Memorialisation after a conflict is a contentious issue. In all wars, belligerents kill each other and often cause enormous misery and carnage. The narratives of heroes, victims, enemies, aggressors, defenders, rebels, terrorists, etc. are often relative and depend on individual, communal or national vantage points. Therefore even when conflicts have long ended, remembering those who died, served or were victims will naturally be contentious and often contested. However, reconciling such differences and bridging gaps that caused divisions that led to conflicts in the first place are an essential part of reconciliation.
Sri Lankans face such moments of contention each year. On 18 May when most of the south celebrate the ending of the conflict, with the recognition of the contribution made by the security forces in life and limb to keep the country from being divided, many on the Tamil side of the ethnic divide mark this day as a culmination of the civilian suffering, death and destruction that was caused during the final phase of the war, which by even the most conservative estimates is in the range of thousands of lives.
Equally contentious is the remembrance of fallen LTTE cadres who are commemorated in November during the week that is called Mahaveerar Naal. Since 1989 the LTTE designated 27 November as ‘Heroes Day’ to commemorate its members who had perished in battle. By its own estimates that number was close to 30,000 by the end of the conflict in 2009.
Naturally, the commemoration of the LTTE, a designated terrorist organisation that committed many atrocities and caused great harm to civilians and the country is a painful matter. It is emotive not only for victims of LTTE violence but to a vast majority of the citizenry. However, it is also necessary to reach beyond the primal binaries and see opportunities to reconcile loss at a human level.
A vast majority of LTTE cadres who died in battle were themselves victims of circumstances, born in the wrong time and place, and sometimes conscripted into the guerrilla force. Almost all of them belong to poorer segments of Tamil society, often joining the organisation as minors, whether by coercion or voluntarily at an age when under normal legal tenets they would not be considered to have agency to make such decisions. Whether misguided, coerced or joining a cause they believed to be just and worthy, all those who died on the LTTE side of the conflict were also Sri Lankan citizens, and more importantly part of greater humanity. It would be an act of cleansing for those who saw and continue to see them as mere terrorists and enemies to start seeing these people as human beings who also have loved ones they left behind.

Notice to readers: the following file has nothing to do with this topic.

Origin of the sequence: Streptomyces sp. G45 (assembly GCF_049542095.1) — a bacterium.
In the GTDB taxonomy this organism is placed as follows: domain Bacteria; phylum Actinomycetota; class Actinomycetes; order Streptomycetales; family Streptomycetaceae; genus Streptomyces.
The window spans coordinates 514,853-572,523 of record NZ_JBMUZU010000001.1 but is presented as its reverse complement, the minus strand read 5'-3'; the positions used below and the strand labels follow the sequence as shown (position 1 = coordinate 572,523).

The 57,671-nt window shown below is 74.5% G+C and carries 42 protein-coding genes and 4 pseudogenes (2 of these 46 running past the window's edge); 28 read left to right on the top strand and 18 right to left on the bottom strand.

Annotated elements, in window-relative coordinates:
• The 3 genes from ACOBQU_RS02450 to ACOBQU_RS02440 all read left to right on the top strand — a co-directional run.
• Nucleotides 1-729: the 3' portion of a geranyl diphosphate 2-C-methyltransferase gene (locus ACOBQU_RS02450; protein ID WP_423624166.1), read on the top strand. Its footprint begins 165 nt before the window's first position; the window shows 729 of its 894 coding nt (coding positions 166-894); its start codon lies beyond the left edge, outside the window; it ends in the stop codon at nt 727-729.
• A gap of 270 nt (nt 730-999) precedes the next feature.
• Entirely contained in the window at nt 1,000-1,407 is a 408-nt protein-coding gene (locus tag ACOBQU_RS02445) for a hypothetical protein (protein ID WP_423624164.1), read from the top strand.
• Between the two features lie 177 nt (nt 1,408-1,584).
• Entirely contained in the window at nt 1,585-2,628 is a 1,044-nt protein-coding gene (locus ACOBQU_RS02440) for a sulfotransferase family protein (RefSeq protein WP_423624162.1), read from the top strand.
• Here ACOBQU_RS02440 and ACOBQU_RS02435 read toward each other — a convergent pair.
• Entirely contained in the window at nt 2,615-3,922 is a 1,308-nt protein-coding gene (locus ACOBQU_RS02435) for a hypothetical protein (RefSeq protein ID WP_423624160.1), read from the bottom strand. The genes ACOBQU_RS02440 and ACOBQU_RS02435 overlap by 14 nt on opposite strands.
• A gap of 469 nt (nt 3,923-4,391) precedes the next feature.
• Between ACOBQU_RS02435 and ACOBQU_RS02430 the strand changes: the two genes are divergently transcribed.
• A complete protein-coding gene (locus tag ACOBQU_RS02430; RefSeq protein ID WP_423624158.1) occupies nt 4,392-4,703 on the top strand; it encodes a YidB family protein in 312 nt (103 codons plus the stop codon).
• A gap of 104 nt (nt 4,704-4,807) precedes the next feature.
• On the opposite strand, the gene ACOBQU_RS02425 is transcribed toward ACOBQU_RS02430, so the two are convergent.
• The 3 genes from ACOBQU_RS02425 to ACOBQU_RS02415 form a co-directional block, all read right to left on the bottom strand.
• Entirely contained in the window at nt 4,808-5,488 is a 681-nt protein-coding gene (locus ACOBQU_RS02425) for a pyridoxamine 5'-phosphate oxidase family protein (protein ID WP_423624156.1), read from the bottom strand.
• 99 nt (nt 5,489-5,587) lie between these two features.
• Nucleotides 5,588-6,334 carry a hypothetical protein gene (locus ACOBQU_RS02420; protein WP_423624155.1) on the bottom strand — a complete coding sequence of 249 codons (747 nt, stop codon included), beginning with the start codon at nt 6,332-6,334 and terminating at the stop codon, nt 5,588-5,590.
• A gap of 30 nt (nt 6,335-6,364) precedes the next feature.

Such reconciliation would not be a first for Sri Lankan society. The Janatha Vimukthi Peramuna (JVP) which was responsible for two bloody insurrections against democratically-elected governments also caused great human harm in their activities in 1971 and in the late 1980s. Yet today those who fought and died for that cause are commemorated by the party in April and November each year.
There is certainly justification in the argument that the commemoration each November should not be a glorification of the LTTE and its conduct. But there is also a good reason to allow loved ones to remember their dead, even if they did once hold membership in a terrorist organisation. Preventing such a primal human need will only create further dissent, anger and animosity among the communities. LTTE loyalists and followers around the world may choose the day to glorify the LTTE and keep the dream of a separate state alive. However, in Sri Lanka, most families of fallen cadres might only wish to remember their loved ones.
Lighting a lamp, remembering the dead and commemorating their lives are fundamental human functions like breathing, eating and feeling. Denying that would be inhumane. As Sri Lankans, we need to reconcile with our bloody past. Showing compassion and humanity towards the suffering and loss of another, even those once considered enemies will be an important starting point in that process. It will make this country a better place for all of us.